Today I wanted to follow up on my post from yesterday.
My wife and I have now been in Virginia for ten days. We've found a place to live in Charlottesville, but while we wait for our moving company to bring our stuff to us, we are staying temporarily in the Constitutional Village at James Madison's Montpelier - a group of cottages used primarily to house attendees at the many seminars held by Montpelier's Center for the Constitution. While my wife has started her new job at the Center for the Constitution this week, I have spent my time taking care of numerous details related to moving to a new state. I've also had the opportunity to do a bit of exploring.
This morning I decided to brave the misty weather and take a run around the property, seeking out in particular Montpelier's Civil War Trail. I set out from the cottage and ran the mile or so to the main gate on Route 20. This modern road follows the route of the plank road that to the east connected Fredericksburg with Orange, and played such a significant role in the Battles of Chancellorsville and the Wilderness.
Nearly opposite the main gate of Montpelier, the Civil War & Gilmore Farm Trail begins with an interpretive sign exploring the history of Montpelier during the Civil War, and introducing visitors to George and Polly Gilmore, who settled on this land at the end of the Civil War.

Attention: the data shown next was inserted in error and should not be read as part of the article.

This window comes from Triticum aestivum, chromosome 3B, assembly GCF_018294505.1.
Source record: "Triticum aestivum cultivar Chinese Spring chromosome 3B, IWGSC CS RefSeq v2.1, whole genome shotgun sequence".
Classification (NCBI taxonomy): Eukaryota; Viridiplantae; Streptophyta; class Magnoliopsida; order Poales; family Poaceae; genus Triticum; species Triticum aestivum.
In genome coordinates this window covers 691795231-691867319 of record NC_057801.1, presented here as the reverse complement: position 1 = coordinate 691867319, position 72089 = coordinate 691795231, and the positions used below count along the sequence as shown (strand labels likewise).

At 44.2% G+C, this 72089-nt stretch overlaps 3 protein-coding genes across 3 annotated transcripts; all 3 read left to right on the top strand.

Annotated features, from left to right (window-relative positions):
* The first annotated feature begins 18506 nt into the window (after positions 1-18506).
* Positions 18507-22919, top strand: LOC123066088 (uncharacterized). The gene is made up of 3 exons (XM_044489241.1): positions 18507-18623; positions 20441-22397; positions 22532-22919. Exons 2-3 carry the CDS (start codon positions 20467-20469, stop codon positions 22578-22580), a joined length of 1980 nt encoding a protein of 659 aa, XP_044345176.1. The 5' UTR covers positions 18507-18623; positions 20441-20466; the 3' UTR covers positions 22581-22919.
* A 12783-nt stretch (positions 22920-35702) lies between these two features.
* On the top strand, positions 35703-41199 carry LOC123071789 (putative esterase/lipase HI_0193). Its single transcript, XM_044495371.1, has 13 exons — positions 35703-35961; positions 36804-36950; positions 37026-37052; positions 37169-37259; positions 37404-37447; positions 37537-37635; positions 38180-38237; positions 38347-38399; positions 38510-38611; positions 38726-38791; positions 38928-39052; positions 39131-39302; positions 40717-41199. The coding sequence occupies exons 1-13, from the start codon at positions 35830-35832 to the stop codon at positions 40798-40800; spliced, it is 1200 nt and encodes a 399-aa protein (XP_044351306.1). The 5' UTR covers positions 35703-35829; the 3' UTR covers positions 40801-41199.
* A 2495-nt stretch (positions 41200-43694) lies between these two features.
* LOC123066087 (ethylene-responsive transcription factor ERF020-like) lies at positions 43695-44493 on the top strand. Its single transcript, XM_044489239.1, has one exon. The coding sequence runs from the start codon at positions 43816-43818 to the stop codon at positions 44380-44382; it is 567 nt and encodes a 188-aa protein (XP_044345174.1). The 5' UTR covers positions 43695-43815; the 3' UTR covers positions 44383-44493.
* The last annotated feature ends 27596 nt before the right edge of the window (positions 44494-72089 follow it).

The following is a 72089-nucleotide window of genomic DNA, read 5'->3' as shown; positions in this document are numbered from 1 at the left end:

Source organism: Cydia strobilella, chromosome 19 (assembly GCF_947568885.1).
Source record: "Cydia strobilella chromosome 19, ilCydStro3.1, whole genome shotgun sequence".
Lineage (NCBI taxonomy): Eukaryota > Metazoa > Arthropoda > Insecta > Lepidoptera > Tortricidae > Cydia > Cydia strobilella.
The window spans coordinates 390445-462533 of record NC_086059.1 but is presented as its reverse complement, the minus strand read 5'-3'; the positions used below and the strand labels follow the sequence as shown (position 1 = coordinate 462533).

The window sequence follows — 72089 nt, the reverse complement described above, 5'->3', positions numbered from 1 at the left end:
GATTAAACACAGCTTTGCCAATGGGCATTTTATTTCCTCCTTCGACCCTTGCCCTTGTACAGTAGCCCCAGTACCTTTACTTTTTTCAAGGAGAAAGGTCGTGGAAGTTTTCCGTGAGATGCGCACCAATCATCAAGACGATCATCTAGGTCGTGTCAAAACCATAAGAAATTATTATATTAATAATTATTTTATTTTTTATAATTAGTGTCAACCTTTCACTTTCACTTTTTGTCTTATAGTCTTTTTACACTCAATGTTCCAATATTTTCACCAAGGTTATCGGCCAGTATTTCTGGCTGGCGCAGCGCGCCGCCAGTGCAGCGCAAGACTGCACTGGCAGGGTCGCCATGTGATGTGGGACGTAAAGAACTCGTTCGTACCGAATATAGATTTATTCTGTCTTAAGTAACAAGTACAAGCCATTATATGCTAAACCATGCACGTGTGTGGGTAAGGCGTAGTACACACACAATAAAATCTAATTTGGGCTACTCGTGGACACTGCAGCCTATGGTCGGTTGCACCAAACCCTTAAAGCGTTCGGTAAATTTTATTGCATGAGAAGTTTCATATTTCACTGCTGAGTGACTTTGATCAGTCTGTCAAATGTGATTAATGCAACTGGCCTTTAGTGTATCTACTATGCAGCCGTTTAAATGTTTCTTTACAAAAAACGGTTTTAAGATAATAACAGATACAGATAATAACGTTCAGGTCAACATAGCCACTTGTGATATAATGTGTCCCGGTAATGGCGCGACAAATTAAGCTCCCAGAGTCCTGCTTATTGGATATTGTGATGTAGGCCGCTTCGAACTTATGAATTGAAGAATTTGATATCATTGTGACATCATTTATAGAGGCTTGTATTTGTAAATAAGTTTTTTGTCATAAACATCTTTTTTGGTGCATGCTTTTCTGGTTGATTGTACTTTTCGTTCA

The one-mile loop trail is well-marked and groomed, and relatively flat as it meanders through a wooded landscape. I started down the path, and soon found myself frequently interrupting my run to read, learn, and take photos. The first stop on the trail highlights the dig sites where archeologists uncovered the Confederate camp of Brigadier General Samuel McGowan's South Carolinian brigade. At the conclusion of the Mine Run Campaign in December of 1863, the Army of Northern Virginia went into winter quarters in Orange County on the south side of the Rapidan River. According to the interpretive signage, three brigades - almost 4,500 men - camped on the Montpelier plantation. McGowan's South Carolinians spent time that winter replacing deteriorated planks on the road to Orange. This would enable troops to move swiftly in an emergency. On May 4th, 1864, that emergency arrived with word that the Army of the Potomac was on the move, crossing the Rapidan. McGowan's men would move off down the Orange Plank Road, and would enter combat thirty miles to the east in the Wilderness on the following day.
The archeological excavations here revealed that the camp had been virtually undisturbed over time. They were able to excavate two huts, uncover the organized layout of the camp into company streets, and to reveal evidence of the soldiers' diet. Unsurprisingly for those who have studied the Army of the Northern Virginia, the lack of animal bones and food containers found on the site indicated that the soldiers had little food in the winter of 1863/64, mainly cornmeal and bacon or salt pork.
Next up on my run, I stopped at an area where the Montpelier Foundation
worked with reenactors to create a reconstructed Confederate encampment.